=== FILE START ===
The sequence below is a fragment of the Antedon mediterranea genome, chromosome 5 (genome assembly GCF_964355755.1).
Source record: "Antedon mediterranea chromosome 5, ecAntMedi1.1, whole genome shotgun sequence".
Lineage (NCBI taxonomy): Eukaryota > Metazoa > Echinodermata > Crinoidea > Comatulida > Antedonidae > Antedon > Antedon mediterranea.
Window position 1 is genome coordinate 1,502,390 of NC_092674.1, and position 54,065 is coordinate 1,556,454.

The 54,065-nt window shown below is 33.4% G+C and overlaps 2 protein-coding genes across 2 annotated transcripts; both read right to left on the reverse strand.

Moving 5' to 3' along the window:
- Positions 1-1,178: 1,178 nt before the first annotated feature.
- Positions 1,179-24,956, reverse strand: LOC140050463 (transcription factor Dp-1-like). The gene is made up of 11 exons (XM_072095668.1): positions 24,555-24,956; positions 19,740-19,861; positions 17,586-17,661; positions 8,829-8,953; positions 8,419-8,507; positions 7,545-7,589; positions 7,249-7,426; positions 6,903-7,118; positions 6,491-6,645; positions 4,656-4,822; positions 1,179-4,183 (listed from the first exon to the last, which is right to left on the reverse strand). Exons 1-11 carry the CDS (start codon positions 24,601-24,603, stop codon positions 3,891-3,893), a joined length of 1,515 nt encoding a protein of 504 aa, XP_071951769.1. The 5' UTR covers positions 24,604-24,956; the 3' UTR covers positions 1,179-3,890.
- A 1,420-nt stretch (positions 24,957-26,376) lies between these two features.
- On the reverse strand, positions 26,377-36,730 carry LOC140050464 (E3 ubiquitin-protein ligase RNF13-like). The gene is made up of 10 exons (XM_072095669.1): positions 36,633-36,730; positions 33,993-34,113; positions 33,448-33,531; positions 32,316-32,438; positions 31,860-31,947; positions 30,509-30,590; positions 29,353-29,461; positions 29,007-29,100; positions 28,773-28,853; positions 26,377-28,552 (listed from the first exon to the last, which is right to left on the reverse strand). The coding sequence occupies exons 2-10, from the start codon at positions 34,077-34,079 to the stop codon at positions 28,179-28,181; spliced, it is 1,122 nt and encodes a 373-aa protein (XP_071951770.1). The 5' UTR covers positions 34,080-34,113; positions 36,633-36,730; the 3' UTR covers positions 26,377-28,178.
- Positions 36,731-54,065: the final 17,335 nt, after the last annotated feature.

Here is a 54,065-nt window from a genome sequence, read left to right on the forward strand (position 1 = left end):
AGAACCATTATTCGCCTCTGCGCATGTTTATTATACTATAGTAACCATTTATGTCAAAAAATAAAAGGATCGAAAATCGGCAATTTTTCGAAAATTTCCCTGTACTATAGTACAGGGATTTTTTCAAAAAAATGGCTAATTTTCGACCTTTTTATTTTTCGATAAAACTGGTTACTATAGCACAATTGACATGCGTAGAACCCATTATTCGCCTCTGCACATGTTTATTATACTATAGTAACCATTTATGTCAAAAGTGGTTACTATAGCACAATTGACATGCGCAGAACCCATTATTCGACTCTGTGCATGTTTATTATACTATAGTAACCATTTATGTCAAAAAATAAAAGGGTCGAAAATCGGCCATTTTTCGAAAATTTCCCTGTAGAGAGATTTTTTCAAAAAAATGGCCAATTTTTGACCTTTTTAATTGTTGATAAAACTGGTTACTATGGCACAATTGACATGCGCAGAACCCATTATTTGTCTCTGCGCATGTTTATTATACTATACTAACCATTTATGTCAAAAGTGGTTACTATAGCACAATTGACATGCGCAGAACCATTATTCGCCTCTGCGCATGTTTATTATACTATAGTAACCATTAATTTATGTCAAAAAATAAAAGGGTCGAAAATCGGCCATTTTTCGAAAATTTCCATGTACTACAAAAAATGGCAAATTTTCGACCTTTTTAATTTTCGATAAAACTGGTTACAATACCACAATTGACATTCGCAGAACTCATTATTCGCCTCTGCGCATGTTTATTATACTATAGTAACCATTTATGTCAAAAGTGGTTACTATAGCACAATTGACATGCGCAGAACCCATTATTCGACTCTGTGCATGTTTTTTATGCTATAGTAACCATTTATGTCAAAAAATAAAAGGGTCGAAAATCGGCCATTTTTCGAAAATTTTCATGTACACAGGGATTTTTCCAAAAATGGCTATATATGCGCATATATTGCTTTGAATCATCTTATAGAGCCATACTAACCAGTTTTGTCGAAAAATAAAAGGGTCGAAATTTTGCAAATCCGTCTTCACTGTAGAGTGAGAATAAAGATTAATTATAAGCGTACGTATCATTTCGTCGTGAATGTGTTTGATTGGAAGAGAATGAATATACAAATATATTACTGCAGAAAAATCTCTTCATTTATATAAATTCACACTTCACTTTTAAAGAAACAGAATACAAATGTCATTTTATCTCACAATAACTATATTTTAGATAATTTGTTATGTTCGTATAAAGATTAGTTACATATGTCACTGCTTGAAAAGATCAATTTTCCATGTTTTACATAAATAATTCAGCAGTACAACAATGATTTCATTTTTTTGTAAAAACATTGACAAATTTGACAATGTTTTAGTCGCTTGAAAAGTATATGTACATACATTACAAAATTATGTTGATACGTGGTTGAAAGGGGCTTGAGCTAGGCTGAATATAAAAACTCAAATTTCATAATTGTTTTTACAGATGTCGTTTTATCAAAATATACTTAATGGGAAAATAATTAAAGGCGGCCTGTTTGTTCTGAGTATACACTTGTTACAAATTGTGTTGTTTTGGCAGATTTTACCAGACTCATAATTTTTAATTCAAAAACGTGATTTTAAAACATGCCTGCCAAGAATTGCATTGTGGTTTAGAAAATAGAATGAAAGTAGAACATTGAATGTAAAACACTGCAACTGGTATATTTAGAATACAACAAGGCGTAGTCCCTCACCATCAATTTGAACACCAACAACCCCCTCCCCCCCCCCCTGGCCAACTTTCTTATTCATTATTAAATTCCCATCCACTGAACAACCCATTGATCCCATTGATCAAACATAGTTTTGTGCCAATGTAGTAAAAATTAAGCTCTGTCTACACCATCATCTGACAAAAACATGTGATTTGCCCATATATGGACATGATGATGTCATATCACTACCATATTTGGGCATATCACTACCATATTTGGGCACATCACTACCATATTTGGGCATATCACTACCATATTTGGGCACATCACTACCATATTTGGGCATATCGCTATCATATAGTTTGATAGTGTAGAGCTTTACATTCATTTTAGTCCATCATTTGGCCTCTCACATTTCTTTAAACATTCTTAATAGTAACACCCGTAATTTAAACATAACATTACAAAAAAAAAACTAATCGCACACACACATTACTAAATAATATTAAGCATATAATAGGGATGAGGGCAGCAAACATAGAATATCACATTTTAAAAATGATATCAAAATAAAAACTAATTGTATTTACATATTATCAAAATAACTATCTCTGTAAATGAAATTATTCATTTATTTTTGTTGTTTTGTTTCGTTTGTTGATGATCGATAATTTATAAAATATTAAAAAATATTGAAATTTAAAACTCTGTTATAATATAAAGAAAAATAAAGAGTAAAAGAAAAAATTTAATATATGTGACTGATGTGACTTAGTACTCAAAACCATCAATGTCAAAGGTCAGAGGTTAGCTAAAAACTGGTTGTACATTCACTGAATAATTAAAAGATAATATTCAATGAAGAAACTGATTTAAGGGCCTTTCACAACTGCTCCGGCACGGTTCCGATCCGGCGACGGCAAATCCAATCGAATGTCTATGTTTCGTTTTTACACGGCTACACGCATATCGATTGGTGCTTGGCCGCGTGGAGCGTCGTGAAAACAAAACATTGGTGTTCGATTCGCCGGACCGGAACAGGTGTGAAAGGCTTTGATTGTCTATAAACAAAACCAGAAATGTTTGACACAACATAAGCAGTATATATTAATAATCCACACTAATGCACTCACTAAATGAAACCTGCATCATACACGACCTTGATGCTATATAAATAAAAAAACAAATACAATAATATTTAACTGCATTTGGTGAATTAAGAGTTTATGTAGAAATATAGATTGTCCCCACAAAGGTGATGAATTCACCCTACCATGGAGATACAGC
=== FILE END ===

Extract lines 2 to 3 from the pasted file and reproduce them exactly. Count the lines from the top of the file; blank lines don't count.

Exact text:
Source record: "Antedon mediterranea chromosome 5, ecAntMedi1.1, whole genome shotgun sequence".
Lineage (NCBI taxonomy): Eukaryota > Metazoa > Echinodermata > Crinoidea > Comatulida > Antedonidae > Antedon > Antedon mediterranea.